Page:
A young epileptic girl returns to her home in New York while on spring break. She stays with her mother and her best friend Al, whose room is now being rented out by his parents. While there she loses touch with her college boyfriend and reevaluates how she feels about her friend Al.
I wish I could say that opening paragraph was the launching point for the film’s plot, when in fact it is a basically a summary of the entire film. This film is a very understated character study of our female lead and offers little by way of action or complex plot. Writer/Director Bradley Rust Gray’s approach to this film is a sort-of casual, fly-on-the-wall approach to shooting the action (or lack thereof). Gray succeeds when using very long, uninterrupted shots, at very odd angles, as if the cameraman were spying on these these 20-somethings mumbling and fumbling through their awkward feelings and the lame parties they attend in order to capture their unadulterated actions. Whenever a typical shot-reverse-shot occurs (for those not up on film school lingo: an example is simply when the camera is watching one person speak, then cuts to a shot of the person they are speaking to and back again) it actually distracts from the moment for its artificiality removes us from the voyeuristic feel of the camera’s positioning. The ‘captured reality’ approach to the presentation makes it so that I cannot tell if I should attribute the mishandling of situations (mainly some really lame and awkward dialogue) to the characters within the film, or to an awkward script. That is to say, I am able to buy into what is happening in such a way that I forget that there is a team of people working on this film that I cannot see and so I place all responsibility onto the characters.
Gray’s does have an eye for orchestrating some very nice looking shots but as far as the momentum of the film is concerned, the lion’s share of the credit goes to his two lead actors. The will-they won’t-they story moves in predictable directions, and aside from one moment involving the girl’s epilepsy, not a whole lot happens in the film. The performances are convincing enough, and the shots are pretty enough, that I can forgive how frequently dull this film can be.
Widescreen 1.78:1. As mentioned before, this film has a lot of pretty shots. The picture is decent enough to appreciate this but not so crisp that it might lose its indy cred and be mistaken for something with a sizable budget, which it clearly is not.
Dolby Digital 5.1 and Stereo. The surround sound is very good. When the city is active enough in the film to almost be a character itself, I want to be totally immerse in the sounds of crowds, traffic and the whatever else places me onto the sidewalks and into the buildings. This film immerses the listener very well.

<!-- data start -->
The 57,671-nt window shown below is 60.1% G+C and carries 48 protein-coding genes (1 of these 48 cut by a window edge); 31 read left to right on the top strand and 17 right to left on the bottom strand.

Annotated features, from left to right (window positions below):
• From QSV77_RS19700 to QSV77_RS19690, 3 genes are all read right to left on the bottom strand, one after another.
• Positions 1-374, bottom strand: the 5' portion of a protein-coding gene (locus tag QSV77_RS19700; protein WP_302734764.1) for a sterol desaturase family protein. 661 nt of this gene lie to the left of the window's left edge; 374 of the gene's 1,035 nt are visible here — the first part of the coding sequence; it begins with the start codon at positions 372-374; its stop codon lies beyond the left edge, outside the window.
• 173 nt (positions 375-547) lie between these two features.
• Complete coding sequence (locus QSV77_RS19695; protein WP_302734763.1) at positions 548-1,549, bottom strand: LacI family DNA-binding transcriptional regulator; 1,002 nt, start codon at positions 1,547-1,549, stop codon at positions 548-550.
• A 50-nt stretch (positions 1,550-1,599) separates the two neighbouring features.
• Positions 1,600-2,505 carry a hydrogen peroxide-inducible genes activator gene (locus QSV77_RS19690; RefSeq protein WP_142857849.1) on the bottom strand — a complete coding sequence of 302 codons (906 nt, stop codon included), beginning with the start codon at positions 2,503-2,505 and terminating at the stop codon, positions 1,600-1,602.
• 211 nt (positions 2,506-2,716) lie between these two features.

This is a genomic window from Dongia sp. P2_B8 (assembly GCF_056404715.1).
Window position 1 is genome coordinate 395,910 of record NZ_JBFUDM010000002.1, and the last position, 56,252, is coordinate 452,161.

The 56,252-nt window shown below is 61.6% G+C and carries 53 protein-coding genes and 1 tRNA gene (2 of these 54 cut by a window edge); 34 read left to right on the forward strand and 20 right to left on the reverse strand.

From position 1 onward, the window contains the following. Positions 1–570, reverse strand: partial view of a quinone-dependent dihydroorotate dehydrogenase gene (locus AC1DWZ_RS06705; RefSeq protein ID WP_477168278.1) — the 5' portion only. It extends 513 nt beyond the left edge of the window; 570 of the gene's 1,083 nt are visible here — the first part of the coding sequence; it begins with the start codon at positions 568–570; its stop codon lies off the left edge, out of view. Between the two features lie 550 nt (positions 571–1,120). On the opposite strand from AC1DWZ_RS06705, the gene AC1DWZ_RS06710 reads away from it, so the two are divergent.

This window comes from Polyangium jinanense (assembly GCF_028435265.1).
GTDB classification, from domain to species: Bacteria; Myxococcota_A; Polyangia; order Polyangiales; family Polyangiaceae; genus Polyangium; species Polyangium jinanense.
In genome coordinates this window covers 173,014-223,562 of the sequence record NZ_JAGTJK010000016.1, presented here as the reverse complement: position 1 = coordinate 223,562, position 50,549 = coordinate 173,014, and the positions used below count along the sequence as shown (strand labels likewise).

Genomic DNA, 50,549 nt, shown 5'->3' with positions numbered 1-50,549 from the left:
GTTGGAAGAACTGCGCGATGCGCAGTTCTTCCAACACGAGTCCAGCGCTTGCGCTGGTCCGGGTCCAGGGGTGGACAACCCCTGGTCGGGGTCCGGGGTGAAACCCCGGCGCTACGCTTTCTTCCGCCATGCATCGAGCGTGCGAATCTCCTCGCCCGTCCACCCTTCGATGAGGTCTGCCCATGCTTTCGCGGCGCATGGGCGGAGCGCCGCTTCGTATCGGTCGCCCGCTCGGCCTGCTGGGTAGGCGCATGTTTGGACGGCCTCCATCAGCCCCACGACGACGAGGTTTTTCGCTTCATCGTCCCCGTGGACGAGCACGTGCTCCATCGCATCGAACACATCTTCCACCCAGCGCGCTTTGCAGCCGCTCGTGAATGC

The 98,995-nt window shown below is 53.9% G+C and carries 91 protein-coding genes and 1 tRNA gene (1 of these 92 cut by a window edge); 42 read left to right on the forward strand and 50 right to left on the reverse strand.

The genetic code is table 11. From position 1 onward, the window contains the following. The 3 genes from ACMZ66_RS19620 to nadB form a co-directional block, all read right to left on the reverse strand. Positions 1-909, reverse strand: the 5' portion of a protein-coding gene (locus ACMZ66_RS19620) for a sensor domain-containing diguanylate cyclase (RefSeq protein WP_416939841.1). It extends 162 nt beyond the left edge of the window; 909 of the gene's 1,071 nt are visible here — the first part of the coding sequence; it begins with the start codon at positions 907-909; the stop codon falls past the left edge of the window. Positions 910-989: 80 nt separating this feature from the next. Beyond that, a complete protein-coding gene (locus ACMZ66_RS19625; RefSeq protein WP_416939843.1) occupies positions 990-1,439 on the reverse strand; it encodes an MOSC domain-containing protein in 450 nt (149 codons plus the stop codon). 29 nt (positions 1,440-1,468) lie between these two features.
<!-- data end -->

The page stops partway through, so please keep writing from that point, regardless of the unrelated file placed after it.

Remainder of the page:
Both Stereo and 5.1 are clear. We sometimes lose the characters voices to the sounds of commotion around them, but that seems to be intentional and fitting with the film’s style (and honestly, the dialogue is often worth missing).
Crafting a Character: Star Zoe Kazan and Bradley Rust Gray are interviewed while wandering the streets of New York. This is a very nice and in depth exploration of the film and the character development. Sheds a very nice light on the film as a whole.
“Thursday” by Asobi Seksu: This song was used during a significant scene in the film where the young friends/possible lovers share a headset and listen to this song. The song is a decent indy, alt-pop sort of tune and the video is a frantic presentation of two people who seemed destined to never meet despite being in constant contact with various phone calls and texts. Sort of missed the mark for me, but I’ll save any rants I may have for the Final Thoughts section.
Flutter: Gray’s 1997 film from his days in Film school. At this point I might have been experiencing indy overload as this black and white, minimalist short seemed to be rubbing me the wrong way. I will grant it this, despite being a touch contrived, more seems to happen in its 5 minutes then all of Exploding Girl.
Like looking at the work of a young art student, perhaps a photographer whose concept of artistic integrity is placing mundane in odd close ups, one can appreciate the work but really, we are not being offered anything that is monumentally stirring. Yes, it is well executed, and the performances are as good as they can be, but are we supposed to be enlightened by yet another story of a 20-something white person from New York? Yes, her condition makes things seem more dire at points, and may even excuse the absurd title of the film (which is a play on a song by The Cure called “The Exploding Boy” by the way) but there can be so much more in cinema then stories where nothing really happens. Its films like this that I sometimes hate criticizing for I here the voices of a million hipsters crying out “you just don’t get it” or “what did you want, explosions?” in my brain if I do. But the lone voice in my head that I trust tells me that there is just so much more out there to be captured on film…but good on the cast and creators of this film for proving that there is talent out there, and thereby; hope for something truly stirring in the future.